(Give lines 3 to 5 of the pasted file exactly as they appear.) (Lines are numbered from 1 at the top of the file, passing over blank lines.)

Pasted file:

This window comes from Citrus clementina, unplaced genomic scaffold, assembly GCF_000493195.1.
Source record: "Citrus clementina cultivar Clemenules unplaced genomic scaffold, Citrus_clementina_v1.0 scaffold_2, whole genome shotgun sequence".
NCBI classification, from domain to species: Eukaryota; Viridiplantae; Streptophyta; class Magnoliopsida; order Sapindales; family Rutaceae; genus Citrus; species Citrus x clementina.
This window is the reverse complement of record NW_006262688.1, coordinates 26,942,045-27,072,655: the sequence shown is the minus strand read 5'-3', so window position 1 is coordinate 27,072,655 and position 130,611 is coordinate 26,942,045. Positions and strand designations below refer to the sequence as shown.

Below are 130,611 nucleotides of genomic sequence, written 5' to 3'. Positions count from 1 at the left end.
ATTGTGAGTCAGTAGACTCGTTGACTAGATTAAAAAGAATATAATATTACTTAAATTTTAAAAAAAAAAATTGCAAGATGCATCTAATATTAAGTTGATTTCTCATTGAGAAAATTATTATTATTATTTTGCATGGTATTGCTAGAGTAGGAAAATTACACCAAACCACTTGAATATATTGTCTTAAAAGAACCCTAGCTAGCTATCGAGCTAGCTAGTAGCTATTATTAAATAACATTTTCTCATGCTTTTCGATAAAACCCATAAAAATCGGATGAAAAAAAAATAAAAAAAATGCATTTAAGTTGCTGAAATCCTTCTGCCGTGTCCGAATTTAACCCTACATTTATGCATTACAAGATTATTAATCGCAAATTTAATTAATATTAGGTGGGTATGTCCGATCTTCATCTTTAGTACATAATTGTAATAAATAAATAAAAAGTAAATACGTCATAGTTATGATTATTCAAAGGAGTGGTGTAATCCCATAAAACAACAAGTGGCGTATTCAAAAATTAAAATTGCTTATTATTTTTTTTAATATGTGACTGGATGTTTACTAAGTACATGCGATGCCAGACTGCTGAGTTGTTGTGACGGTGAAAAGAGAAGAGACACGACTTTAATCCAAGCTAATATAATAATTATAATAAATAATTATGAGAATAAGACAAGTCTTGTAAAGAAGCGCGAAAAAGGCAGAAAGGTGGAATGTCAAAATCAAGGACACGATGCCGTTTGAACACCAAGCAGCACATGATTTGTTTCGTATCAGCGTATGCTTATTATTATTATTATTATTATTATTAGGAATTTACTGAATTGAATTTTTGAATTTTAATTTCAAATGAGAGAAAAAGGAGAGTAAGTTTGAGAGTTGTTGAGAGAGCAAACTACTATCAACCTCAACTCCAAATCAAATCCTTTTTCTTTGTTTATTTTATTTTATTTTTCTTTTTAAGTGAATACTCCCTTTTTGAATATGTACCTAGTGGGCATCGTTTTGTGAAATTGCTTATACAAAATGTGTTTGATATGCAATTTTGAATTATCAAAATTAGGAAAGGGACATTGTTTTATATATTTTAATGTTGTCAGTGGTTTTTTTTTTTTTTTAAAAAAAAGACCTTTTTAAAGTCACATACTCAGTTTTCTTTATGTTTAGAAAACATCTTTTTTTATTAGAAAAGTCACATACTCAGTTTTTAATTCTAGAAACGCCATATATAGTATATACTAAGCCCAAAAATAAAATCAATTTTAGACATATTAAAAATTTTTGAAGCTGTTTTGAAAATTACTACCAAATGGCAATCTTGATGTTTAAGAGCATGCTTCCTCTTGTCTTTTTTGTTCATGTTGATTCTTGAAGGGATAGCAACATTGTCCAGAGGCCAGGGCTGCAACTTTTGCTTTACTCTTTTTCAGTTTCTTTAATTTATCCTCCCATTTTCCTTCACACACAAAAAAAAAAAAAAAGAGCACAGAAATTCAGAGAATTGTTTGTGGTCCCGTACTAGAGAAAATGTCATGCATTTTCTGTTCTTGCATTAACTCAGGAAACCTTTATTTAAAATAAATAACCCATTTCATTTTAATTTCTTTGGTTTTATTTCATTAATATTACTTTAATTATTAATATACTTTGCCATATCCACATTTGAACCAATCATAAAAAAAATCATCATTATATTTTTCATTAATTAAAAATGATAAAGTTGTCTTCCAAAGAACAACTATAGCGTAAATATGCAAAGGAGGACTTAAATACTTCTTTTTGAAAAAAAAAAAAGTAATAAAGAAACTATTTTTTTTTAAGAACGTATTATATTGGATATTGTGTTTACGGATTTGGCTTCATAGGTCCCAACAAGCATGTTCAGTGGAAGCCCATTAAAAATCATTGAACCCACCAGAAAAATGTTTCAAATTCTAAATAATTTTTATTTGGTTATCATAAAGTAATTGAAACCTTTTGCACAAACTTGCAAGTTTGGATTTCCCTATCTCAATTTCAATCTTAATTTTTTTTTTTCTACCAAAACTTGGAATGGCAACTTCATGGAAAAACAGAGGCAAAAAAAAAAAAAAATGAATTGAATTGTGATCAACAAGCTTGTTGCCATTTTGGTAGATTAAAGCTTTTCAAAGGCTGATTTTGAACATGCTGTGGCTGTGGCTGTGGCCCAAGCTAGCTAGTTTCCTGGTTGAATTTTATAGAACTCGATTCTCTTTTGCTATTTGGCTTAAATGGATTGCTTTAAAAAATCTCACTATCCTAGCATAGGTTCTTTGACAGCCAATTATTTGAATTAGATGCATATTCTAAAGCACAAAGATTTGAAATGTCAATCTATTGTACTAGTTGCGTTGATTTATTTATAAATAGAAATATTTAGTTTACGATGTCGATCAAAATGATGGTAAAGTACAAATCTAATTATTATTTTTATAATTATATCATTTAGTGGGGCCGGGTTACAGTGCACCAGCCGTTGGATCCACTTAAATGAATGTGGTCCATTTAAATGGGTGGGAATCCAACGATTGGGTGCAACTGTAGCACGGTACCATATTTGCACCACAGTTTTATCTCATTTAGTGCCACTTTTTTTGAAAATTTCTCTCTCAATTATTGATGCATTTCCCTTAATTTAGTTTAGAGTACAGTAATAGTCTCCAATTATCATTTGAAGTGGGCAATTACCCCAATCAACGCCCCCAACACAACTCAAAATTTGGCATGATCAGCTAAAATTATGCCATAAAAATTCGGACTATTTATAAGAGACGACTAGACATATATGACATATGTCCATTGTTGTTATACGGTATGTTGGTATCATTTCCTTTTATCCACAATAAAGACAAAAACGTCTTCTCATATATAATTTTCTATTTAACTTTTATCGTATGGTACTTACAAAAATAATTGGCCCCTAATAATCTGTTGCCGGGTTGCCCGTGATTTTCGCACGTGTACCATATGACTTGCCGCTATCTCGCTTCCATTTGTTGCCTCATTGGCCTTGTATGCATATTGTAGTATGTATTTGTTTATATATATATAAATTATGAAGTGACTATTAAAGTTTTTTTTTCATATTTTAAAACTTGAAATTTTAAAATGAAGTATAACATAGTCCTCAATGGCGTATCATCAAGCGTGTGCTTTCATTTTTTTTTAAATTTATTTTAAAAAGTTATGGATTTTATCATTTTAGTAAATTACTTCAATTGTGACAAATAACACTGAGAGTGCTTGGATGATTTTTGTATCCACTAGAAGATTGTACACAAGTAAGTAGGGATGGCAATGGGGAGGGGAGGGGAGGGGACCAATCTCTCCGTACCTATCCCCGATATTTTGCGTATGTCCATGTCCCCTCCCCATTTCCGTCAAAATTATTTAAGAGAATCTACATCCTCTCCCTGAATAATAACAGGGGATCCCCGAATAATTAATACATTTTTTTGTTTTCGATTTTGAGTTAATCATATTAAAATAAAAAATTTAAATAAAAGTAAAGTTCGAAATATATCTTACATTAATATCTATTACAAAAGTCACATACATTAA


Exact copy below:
NCBI classification, from domain to species: Eukaryota; Viridiplantae; Streptophyta; class Magnoliopsida; order Sapindales; family Rutaceae; genus Citrus; species Citrus x clementina.
This window is the reverse complement of record NW_006262688.1, coordinates 26,942,045-27,072,655: the sequence shown is the minus strand read 5'-3', so window position 1 is coordinate 27,072,655 and position 130,611 is coordinate 26,942,045. Positions and strand designations below refer to the sequence as shown.

Below are 130,611 nucleotides of genomic sequence, written 5' to 3'. Positions count from 1 at the left end.